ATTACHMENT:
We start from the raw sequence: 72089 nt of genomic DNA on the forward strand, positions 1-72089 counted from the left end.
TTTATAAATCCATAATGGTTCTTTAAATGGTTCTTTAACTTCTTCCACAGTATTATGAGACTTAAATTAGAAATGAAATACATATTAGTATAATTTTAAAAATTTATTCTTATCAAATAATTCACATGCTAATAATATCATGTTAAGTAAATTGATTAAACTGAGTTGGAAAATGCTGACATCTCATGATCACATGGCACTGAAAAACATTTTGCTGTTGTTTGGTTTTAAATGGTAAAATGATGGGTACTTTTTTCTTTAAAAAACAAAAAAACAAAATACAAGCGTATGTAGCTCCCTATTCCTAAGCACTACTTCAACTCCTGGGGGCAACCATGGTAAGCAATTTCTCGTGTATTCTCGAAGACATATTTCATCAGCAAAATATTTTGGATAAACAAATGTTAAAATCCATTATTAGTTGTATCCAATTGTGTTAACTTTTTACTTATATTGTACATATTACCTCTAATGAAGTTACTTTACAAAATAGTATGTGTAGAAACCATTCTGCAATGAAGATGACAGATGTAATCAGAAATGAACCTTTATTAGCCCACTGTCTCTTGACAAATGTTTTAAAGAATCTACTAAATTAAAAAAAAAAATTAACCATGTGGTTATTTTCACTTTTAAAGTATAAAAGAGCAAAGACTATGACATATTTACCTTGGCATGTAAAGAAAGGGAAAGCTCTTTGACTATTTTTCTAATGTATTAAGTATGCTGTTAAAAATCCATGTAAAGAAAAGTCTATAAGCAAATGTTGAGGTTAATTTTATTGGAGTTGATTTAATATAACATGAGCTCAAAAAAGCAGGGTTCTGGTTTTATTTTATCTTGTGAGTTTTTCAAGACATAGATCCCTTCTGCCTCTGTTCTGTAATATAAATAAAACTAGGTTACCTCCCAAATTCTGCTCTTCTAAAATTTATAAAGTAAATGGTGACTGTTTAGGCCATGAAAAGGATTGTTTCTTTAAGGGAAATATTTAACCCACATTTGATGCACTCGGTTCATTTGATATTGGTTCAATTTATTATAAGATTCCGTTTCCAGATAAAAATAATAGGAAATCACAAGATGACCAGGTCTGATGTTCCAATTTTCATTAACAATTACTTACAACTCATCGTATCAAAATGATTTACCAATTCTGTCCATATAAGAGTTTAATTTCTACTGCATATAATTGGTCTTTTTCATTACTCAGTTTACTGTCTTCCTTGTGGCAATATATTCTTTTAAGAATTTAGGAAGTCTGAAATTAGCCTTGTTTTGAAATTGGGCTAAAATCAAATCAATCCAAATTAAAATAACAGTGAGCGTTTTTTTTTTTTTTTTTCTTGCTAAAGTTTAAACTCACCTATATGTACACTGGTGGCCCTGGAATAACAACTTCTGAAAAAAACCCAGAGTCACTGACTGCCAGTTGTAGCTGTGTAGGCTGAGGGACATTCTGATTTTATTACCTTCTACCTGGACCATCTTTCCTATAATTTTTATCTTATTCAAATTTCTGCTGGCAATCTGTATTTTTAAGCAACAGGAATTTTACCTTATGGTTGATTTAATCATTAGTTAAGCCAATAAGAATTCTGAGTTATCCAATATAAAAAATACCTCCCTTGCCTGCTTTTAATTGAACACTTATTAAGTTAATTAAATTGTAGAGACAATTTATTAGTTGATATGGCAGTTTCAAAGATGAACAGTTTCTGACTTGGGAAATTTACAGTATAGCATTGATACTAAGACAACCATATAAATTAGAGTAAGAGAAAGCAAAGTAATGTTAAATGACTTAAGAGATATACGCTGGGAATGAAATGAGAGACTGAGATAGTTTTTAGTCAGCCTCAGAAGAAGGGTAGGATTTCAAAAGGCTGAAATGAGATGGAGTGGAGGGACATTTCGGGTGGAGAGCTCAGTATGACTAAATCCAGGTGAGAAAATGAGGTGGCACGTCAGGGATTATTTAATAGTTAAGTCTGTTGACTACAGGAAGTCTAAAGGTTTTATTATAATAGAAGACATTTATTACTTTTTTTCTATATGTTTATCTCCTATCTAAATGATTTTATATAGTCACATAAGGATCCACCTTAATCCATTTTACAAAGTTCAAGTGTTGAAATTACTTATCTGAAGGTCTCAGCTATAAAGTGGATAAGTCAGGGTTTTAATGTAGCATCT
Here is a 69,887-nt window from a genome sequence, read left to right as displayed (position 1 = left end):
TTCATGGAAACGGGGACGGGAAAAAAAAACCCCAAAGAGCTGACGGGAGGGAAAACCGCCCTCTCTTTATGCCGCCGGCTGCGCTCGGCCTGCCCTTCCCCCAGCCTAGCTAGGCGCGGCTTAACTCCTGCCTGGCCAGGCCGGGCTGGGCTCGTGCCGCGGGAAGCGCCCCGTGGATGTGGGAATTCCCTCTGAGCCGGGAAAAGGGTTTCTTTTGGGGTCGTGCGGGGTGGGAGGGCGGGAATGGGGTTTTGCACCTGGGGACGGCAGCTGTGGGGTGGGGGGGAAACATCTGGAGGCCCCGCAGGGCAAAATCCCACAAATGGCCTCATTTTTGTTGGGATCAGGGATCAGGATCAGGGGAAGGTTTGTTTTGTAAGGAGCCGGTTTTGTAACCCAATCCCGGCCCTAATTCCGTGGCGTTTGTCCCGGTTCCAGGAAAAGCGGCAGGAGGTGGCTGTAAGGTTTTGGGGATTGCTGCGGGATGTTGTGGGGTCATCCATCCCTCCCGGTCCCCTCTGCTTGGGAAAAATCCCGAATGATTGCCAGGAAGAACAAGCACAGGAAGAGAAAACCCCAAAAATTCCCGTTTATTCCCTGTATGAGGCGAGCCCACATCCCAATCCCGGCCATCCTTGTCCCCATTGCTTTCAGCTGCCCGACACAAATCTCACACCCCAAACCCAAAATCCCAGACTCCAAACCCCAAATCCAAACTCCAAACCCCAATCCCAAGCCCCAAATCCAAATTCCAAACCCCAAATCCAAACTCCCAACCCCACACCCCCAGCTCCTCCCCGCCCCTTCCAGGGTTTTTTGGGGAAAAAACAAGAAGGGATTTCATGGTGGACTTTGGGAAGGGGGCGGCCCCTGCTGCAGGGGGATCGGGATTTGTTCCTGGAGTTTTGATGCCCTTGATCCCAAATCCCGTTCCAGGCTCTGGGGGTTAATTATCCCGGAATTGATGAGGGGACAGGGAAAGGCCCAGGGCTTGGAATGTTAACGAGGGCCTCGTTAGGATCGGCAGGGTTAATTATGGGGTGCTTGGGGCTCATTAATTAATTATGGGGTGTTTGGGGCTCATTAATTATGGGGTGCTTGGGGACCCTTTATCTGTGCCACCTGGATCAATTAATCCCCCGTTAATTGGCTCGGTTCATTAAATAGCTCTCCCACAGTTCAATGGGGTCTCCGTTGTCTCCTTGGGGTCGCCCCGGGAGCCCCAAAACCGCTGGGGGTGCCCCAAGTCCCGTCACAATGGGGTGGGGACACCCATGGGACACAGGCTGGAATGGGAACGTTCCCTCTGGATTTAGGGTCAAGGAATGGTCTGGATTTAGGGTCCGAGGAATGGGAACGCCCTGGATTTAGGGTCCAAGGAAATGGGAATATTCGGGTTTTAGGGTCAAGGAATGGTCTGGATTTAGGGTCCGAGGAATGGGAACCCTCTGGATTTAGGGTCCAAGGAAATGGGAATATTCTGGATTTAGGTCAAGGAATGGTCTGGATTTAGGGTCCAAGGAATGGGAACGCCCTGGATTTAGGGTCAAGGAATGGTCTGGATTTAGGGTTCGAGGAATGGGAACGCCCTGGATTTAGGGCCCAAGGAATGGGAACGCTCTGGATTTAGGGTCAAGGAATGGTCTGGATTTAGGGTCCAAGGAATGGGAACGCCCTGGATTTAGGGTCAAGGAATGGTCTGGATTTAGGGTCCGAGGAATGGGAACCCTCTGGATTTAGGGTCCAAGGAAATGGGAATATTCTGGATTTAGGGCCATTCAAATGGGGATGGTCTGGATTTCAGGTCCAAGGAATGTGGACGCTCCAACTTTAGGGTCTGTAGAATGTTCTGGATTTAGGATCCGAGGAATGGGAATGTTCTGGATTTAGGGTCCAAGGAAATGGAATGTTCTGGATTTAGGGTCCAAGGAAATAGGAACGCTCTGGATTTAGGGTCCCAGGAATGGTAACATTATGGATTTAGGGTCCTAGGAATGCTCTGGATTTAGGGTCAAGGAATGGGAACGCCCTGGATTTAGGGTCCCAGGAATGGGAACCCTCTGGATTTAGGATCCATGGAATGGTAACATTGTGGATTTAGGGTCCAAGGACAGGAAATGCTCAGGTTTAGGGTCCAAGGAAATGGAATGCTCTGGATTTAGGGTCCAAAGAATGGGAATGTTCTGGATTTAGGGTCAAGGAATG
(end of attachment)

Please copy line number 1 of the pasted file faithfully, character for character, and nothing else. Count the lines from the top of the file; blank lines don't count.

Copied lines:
We start from the raw sequence: 72089 nt of genomic DNA on the forward strand, positions 1-72089 counted from the left end.